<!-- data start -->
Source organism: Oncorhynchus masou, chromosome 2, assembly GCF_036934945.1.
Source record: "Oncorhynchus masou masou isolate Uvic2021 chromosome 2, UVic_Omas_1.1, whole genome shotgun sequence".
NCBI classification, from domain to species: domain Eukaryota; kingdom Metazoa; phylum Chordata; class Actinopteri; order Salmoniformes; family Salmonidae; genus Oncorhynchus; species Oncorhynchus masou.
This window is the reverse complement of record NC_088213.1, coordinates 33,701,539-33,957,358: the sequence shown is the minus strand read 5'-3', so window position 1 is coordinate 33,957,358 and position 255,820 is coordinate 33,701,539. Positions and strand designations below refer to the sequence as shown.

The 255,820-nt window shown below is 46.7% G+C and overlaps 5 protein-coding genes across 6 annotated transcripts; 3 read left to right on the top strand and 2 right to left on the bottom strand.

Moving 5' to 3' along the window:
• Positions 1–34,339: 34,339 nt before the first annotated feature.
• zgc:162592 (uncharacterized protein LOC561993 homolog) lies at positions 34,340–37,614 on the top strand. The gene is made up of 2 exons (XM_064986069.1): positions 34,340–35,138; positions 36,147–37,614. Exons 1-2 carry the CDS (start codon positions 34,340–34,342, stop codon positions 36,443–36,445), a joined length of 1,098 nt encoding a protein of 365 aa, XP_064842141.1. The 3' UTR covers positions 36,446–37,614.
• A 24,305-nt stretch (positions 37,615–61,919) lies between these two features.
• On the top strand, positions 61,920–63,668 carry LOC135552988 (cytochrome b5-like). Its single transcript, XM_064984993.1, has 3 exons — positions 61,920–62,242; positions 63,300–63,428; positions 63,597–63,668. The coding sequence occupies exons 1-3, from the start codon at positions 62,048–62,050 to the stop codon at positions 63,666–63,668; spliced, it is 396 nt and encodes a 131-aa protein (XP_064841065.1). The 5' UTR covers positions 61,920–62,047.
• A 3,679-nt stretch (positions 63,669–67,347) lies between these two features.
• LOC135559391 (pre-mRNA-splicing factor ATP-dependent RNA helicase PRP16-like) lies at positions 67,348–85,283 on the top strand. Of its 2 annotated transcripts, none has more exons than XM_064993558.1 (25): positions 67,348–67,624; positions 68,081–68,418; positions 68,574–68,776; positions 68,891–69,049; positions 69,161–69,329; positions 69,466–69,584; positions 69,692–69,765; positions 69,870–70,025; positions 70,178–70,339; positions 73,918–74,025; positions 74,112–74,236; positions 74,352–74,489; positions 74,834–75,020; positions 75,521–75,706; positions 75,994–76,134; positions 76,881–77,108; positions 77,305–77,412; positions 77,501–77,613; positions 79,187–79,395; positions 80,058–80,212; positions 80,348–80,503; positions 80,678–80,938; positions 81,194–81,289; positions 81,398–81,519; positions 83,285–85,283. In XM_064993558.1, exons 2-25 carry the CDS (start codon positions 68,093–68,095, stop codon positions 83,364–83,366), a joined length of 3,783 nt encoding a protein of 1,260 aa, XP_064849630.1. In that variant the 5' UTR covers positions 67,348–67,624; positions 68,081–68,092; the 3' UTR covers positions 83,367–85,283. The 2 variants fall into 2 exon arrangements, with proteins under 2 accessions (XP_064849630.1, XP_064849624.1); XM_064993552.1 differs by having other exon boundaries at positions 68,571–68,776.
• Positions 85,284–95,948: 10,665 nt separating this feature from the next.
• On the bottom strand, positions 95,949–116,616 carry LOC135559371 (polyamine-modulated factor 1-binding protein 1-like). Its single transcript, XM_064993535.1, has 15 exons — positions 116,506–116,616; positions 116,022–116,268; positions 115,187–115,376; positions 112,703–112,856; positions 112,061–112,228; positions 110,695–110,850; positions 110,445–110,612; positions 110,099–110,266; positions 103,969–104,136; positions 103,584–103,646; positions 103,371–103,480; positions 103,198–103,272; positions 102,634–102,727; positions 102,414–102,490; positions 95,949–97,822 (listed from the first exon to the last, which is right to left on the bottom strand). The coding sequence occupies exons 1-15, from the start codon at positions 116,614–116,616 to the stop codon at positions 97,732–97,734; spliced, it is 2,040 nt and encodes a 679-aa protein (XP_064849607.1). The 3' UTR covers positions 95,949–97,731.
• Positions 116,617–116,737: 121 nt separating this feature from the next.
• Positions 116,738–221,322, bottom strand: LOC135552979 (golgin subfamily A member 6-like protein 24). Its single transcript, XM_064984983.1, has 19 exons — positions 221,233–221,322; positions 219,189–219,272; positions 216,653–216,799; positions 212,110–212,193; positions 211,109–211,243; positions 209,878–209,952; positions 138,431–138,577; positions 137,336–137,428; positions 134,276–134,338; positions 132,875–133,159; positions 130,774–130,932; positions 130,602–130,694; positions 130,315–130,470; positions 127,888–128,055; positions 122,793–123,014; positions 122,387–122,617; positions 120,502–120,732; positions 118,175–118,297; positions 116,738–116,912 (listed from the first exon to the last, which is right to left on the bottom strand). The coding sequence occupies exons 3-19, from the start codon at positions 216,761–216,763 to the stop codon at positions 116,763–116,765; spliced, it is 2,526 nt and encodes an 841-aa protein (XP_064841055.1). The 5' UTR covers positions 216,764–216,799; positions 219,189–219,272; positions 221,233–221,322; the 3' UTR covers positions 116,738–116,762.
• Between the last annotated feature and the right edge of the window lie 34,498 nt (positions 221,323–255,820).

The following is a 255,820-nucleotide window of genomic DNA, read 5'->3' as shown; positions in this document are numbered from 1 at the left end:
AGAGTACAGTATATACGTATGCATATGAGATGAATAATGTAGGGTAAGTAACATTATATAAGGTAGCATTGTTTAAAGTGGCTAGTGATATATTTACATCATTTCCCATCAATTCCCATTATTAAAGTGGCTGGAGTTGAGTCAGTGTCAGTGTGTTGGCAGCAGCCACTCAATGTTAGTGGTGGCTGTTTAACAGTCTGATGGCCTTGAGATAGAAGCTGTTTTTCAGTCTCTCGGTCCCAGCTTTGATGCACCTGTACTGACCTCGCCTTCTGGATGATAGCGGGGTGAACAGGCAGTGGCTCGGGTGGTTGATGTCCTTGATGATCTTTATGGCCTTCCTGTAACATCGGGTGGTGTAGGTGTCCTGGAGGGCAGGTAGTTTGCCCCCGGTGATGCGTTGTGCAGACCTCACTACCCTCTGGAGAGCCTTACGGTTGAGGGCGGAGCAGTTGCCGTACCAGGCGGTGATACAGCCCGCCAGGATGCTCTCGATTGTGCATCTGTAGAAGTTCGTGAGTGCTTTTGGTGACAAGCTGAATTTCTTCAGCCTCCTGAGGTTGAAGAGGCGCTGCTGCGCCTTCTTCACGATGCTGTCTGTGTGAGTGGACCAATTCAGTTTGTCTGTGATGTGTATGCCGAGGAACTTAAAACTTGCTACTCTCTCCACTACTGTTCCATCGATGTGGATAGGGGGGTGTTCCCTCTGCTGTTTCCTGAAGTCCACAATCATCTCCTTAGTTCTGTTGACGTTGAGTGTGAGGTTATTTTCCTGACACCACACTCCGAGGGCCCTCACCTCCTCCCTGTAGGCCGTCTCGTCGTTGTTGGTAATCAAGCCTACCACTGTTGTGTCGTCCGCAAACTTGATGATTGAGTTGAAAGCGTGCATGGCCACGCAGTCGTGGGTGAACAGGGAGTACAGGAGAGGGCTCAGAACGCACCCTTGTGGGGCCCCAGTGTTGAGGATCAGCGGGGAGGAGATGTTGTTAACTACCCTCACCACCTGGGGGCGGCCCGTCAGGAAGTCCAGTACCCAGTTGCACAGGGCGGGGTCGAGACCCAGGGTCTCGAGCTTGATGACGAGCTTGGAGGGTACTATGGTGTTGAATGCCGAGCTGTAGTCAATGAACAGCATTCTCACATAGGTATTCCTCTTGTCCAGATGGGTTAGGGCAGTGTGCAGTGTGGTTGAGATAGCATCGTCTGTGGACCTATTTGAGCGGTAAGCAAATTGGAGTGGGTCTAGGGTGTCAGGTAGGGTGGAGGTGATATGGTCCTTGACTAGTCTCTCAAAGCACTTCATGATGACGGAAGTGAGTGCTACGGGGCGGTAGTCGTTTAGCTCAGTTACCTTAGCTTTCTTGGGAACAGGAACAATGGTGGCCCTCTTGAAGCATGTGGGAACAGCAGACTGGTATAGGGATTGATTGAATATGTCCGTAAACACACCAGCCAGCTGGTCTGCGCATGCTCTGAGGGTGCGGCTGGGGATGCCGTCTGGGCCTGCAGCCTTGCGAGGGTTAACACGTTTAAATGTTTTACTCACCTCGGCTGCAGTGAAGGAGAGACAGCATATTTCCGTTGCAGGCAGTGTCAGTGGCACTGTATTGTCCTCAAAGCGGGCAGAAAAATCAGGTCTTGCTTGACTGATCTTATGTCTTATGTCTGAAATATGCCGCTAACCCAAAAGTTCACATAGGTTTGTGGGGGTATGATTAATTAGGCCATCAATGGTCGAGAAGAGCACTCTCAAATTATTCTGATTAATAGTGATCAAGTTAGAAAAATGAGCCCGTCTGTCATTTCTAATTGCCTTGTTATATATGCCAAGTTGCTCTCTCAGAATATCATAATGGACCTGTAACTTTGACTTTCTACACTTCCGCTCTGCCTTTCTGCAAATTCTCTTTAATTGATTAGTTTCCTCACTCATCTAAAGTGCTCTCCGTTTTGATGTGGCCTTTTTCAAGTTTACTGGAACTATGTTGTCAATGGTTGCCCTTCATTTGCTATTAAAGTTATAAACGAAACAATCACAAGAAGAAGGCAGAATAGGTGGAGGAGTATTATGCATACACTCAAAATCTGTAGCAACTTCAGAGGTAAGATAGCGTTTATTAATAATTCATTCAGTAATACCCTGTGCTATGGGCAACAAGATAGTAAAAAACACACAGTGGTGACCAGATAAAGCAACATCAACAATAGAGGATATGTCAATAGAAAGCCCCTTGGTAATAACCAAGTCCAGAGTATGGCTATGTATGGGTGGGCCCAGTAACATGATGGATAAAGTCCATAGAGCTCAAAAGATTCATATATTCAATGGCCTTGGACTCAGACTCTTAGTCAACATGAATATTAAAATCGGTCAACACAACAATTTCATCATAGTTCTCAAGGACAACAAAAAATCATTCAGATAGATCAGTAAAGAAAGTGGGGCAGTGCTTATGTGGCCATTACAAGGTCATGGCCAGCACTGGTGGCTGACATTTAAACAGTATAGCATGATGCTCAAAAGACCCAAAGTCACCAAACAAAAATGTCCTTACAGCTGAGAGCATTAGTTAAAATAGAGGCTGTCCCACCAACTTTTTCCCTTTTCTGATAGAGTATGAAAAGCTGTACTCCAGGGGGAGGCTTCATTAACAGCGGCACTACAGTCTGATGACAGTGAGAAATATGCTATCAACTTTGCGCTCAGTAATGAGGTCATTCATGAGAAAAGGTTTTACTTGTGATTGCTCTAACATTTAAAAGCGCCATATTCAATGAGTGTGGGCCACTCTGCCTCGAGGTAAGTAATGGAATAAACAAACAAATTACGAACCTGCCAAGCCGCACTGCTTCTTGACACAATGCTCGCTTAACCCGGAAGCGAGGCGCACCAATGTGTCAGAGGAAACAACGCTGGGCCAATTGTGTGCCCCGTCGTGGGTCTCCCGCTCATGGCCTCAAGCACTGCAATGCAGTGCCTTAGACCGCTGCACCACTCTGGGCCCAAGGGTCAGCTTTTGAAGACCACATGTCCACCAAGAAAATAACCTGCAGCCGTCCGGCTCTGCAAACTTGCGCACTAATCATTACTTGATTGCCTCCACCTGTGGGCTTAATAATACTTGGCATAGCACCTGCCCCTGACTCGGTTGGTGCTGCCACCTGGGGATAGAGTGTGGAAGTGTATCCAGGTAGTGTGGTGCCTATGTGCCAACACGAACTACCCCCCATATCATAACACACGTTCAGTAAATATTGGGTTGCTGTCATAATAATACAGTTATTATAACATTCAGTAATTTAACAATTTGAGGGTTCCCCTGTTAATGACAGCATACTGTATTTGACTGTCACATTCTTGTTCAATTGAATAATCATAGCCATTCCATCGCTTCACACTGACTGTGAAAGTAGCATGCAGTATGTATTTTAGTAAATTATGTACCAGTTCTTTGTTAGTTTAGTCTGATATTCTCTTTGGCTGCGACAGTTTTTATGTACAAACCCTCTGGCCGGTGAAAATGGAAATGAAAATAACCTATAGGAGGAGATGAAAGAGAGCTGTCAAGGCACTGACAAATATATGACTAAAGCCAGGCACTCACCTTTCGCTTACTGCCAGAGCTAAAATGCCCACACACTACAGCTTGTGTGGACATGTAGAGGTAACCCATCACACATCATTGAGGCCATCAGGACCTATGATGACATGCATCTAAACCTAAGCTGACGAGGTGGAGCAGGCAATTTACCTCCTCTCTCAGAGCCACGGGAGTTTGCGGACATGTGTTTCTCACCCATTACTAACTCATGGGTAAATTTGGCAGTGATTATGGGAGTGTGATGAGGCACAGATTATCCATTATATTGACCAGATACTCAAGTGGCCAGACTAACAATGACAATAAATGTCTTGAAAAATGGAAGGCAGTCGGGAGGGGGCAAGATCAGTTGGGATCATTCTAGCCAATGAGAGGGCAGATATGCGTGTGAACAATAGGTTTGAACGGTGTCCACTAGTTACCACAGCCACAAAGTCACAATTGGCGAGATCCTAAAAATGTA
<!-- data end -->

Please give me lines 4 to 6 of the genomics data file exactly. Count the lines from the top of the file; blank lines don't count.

This window is the reverse complement of record NC_088213.1, coordinates 33,701,539-33,957,358: the sequence shown is the minus strand read 5'-3', so window position 1 is coordinate 33,957,358 and position 255,820 is coordinate 33,701,539. Positions and strand designations below refer to the sequence as shown.

The 255,820-nt window shown below is 46.7% G+C and overlaps 5 protein-coding genes across 6 annotated transcripts; 3 read left to right on the top strand and 2 right to left on the bottom strand.

Moving 5' to 3' along the window: